Notice your work is not on the list.  There will likely be some commitments for a leader after a one on one, but most should revolve around working with other leaders to deal with competing organizational priorities.  There is a natural need for leaders to take on the work of their people (for that perspective read the article).  The one on one all about helping the individual achieve a state of 3 Mores/1 less:  MORE focused, MORE autonomous, MORE  successful, and LESS stressed.  In that state, everybody wins, especially the leader.

More to come on one on ones.  If you are interested, here is a sample template for getting started.

8 Questions To Ask Before Starting Succession Planning

Succession planning is a great conversation.

For the organization, it puts plans in place to be used in case of a sudden departure of a key person.  It also identifies talent gaps that can be discussed and dealt with before they become emergencies.

For your best people, it creates a vision of the future for them and identifies ways to challenge/develop them over the coming years.

Then there is you, the executive.  Maybe not such a great process.  You are putting plans in place for after you are gone.  You are sharing the talent you have worked hard to hire and develop with the rest of the organization by allowing them to be considered for key roles in other areas.  Do we avoid these conversations?  The numbers would say yes.  First number – only 35% of the CEO’s in the United States have succession plans.  Second number – personally only 45% of us have wills.

Talent management is about great conversations.  Here are eight questions to ask a leader before starting a succession planning effort:

  1. I am excited about this process.
  2. I think this is an important process to do each year.
  3. I have talked to all my direct reports about what they want to do in the future.
  4. I have done this before and I feel comfortable/skilled at the process.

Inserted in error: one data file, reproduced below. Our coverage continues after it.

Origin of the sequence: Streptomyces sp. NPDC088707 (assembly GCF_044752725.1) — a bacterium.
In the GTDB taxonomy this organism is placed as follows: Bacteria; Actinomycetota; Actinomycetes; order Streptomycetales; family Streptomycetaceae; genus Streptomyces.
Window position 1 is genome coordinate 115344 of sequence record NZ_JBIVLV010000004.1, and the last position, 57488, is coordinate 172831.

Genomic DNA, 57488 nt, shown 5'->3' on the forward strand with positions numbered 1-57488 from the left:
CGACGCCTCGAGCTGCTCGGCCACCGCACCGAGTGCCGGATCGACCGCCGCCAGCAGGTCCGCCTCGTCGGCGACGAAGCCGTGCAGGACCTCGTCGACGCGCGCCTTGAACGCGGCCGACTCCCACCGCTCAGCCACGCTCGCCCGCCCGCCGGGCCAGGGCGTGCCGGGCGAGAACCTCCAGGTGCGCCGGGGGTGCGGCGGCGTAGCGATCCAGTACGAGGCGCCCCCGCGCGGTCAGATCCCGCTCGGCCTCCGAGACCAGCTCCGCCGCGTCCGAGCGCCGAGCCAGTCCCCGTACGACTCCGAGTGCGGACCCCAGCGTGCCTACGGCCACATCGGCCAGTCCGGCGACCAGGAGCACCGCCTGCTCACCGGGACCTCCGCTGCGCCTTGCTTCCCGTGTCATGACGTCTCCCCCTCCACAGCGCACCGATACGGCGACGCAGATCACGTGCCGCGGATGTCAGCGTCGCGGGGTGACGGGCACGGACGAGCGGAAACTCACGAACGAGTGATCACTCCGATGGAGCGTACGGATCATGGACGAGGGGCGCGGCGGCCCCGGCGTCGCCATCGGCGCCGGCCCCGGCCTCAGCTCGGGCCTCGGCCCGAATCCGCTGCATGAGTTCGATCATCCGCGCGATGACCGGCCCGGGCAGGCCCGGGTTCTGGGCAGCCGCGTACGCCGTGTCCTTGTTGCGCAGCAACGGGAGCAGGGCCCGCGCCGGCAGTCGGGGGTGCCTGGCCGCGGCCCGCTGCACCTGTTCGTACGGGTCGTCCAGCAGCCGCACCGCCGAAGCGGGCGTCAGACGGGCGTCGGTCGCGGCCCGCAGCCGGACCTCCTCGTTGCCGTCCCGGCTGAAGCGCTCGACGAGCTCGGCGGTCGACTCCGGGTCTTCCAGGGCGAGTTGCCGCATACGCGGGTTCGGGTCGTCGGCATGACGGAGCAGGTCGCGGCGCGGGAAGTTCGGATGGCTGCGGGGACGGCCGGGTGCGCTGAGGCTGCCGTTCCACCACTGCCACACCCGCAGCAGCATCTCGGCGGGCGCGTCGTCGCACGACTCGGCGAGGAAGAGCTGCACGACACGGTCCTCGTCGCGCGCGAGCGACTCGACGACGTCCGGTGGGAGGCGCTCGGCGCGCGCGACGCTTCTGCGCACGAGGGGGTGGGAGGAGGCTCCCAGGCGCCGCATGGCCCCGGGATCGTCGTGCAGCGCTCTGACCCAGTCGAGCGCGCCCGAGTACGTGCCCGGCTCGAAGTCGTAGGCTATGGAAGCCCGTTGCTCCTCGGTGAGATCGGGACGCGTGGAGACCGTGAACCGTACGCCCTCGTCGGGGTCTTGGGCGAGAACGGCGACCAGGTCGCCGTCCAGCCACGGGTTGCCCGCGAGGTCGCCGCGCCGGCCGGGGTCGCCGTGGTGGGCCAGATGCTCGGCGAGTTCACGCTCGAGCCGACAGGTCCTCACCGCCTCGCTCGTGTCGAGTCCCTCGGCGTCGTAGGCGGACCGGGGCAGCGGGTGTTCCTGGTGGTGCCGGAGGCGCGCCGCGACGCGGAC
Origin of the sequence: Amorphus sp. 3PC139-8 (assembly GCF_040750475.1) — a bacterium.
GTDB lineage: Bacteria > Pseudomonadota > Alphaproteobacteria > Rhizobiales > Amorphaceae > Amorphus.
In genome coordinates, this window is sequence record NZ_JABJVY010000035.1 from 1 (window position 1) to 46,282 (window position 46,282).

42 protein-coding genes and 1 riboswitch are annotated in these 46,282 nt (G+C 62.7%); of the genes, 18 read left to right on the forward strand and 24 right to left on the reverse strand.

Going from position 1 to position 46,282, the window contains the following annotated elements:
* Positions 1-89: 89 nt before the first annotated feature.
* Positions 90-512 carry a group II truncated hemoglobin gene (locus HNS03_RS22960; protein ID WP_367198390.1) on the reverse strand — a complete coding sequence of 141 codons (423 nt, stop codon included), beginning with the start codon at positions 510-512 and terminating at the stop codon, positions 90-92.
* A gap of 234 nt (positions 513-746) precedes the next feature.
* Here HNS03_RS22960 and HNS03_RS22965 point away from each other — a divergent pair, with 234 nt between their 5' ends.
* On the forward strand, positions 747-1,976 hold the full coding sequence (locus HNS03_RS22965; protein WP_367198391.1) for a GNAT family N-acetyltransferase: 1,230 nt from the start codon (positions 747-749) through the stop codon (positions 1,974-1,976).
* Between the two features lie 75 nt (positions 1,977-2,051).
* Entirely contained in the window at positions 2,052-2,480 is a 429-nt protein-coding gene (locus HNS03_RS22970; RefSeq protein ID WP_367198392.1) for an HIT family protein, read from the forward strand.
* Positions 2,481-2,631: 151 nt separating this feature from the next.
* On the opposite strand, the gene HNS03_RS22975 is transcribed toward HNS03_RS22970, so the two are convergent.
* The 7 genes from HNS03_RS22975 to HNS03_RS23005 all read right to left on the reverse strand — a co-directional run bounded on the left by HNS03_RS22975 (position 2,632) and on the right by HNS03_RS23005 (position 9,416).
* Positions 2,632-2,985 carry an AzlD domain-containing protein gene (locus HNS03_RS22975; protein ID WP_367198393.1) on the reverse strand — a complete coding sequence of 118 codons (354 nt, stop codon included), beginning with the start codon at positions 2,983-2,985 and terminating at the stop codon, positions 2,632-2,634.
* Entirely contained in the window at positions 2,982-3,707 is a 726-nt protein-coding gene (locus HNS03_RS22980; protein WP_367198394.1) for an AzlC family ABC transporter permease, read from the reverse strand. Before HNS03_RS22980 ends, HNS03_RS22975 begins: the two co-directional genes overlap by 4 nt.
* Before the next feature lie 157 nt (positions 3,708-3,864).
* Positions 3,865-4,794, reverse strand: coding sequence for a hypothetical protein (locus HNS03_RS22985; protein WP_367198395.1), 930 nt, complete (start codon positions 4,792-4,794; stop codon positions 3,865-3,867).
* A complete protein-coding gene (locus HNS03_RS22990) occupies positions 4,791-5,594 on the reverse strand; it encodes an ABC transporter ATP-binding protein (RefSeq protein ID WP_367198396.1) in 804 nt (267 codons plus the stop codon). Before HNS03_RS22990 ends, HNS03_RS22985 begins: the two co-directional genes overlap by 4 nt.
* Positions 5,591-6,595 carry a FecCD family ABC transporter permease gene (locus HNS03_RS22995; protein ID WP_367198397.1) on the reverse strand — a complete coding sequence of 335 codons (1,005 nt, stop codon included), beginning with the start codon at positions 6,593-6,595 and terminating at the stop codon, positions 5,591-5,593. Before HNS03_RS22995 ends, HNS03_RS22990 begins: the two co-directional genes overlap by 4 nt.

5. I will make the time (10-20 hrs) to do this work over the next 2 months.
  6. I am willing to accept input from other peers on my succession list . . . and I will use it.
  7. I am willing to allow key players from my team to be on succession plans for other groups.
  8. I feel good about setting up my groups/the organization to be successful after I move on.

 

Here is a link to this form with a number scale attached.

By naming our reasons for being reluctant, we can at least talk about them.  By letting those reason stay hidden there is very real potential to erode trust on the team and leave great talent(people!) unchallenged and unclear about what opportunities exist for them in the future.

I would opt for the great talent management/succession planning conversation started by these 8 questions.

Friday Fun – The cumulative effect of Happy moments . . .

In his interview about happiness in HBR, Daniel Gilbert makes the following statement:  “…the frequency of your positive experiences is a much better predictor of your happiness than is the intensity of your positive experiences.”  It is not the big initiatives, but the cumulative effect of the little things we do at work and at home to generate smiles that makes the biggest difference.  While we are thankful for some research – Did we really need some PhD to tell us that?

So what can we do with this?

Every culture treats humor differently.  For example, I am not sure a That Was Easy button or a zany sound effects box would work in a bank.  What about comments about what people are wearing, or smiles received or handing a sucker to a customer with a smile?  Anything where we purposely create one of those moments that Gilbert talks about will make a difference.

Maybe a good Friday goal would be to generate 6 smiles in other people.

Here is my first try:  A great video about how making people smile caused a shift in their behavior.  It made me smile, and is just good clean fun.  Take a look.